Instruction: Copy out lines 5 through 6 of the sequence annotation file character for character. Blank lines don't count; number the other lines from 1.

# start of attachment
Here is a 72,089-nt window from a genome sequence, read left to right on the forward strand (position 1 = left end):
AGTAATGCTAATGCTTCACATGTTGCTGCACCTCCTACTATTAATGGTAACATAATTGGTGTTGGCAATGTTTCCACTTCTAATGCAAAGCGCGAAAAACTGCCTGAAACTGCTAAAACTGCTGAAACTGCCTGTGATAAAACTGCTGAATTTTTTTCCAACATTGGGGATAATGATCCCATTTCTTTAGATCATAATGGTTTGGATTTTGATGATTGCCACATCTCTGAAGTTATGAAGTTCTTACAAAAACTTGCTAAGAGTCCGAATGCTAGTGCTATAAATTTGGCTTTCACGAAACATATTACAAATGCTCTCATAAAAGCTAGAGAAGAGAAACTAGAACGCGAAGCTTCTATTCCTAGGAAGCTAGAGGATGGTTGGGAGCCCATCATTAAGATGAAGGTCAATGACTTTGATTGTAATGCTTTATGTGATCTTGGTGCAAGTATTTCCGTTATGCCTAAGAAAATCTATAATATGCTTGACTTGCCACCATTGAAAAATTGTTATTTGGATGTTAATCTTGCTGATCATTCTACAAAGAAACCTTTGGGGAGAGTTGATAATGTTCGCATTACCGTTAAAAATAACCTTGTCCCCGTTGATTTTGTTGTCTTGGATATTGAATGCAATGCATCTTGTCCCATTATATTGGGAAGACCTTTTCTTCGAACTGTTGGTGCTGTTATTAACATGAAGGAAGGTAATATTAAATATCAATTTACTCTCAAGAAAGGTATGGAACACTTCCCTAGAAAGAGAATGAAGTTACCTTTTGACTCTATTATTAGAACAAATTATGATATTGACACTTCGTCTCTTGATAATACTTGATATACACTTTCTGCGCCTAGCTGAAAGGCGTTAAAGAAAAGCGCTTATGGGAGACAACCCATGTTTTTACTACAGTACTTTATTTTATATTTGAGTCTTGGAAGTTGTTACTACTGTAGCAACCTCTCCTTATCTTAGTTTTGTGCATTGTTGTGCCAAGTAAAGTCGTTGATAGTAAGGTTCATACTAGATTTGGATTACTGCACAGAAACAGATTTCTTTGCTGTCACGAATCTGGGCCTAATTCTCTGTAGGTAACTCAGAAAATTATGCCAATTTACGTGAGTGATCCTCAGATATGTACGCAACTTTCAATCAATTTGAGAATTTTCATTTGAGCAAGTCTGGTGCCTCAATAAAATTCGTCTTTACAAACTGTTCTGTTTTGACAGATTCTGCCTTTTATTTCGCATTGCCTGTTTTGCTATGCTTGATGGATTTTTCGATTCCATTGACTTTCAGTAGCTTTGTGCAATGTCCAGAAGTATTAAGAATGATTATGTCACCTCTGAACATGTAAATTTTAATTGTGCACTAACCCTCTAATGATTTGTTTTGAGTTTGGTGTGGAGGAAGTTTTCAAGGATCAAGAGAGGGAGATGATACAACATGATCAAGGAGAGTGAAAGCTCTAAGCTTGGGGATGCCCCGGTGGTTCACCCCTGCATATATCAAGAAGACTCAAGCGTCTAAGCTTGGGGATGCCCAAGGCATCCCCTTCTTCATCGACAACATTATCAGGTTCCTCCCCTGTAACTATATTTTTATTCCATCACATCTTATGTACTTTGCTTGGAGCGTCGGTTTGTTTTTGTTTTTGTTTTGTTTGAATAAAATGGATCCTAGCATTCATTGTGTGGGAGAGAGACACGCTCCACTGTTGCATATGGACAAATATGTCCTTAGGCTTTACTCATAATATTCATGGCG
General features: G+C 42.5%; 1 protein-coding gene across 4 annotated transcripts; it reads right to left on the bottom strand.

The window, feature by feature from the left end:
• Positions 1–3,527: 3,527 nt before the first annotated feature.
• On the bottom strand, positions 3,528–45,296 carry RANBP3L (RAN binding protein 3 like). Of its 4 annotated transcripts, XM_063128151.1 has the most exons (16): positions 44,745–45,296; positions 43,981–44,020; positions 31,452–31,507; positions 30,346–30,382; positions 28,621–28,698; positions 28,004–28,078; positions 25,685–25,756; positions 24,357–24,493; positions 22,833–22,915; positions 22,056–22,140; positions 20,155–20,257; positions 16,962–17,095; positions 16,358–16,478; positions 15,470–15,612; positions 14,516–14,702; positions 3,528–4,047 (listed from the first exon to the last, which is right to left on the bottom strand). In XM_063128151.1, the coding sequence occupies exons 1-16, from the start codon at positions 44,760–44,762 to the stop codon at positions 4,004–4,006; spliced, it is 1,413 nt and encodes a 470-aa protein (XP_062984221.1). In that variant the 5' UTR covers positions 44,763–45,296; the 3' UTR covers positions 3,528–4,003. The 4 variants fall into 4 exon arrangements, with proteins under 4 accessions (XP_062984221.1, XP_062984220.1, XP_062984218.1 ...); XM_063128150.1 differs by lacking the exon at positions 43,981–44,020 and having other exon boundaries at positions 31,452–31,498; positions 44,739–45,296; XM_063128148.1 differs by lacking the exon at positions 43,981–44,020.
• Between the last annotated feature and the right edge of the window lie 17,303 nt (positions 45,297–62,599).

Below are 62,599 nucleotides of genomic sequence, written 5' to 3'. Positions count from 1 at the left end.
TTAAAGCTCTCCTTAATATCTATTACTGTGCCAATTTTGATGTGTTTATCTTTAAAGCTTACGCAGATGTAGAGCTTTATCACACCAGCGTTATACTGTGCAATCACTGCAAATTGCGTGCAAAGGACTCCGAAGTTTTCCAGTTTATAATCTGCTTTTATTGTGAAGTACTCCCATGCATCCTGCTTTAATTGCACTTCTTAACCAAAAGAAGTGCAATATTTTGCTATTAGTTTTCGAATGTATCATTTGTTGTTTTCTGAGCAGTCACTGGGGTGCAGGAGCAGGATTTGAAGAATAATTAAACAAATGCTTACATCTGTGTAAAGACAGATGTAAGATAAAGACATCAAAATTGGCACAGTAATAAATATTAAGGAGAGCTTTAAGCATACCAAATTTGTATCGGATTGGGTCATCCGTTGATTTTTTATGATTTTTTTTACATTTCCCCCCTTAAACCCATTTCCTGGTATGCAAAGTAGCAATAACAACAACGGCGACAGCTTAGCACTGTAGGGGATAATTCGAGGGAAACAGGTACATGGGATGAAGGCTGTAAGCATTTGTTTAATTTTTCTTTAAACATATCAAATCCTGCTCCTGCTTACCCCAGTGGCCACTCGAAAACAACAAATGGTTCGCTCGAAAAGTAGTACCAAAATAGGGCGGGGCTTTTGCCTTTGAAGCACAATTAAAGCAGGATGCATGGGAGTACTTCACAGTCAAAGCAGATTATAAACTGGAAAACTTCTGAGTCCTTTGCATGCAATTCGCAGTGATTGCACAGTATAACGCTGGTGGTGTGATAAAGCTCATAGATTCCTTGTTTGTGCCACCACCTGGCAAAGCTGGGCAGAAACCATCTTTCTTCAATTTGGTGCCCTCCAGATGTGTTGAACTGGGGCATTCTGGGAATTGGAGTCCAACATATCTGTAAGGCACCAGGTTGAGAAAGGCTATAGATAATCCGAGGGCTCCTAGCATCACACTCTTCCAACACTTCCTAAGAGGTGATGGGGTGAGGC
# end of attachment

• Positions 1–3,527: 3,527 nt before the first annotated feature.
• On the bottom strand, positions 3,528–45,296 carry RANBP3L (RAN binding protein 3 like). Of its 4 annotated transcripts, XM_063128151.1 has the most exons (16): positions 44,745–45,296; positions 43,981–44,020; positions 31,452–31,507; positions 30,346–30,382; positions 28,621–28,698; positions 28,004–28,078; positions 25,685–25,756; positions 24,357–24,493; positions 22,833–22,915; positions 22,056–22,140; positions 20,155–20,257; positions 16,962–17,095; positions 16,358–16,478; positions 15,470–15,612; positions 14,516–14,702; positions 3,528–4,047 (listed from the first exon to the last, which is right to left on the bottom strand). In XM_063128151.1, the coding sequence occupies exons 1-16, from the start codon at positions 44,760–44,762 to the stop codon at positions 4,004–4,006; spliced, it is 1,413 nt and encodes a 470-aa protein (XP_062984221.1). In that variant the 5' UTR covers positions 44,763–45,296; the 3' UTR covers positions 3,528–4,003. The 4 variants fall into 4 exon arrangements, with proteins under 4 accessions (XP_062984221.1, XP_062984220.1, XP_062984218.1 ...); XM_063128150.1 differs by lacking the exon at positions 43,981–44,020 and having other exon boundaries at positions 31,452–31,498; positions 44,739–45,296; XM_063128148.1 differs by lacking the exon at positions 43,981–44,020.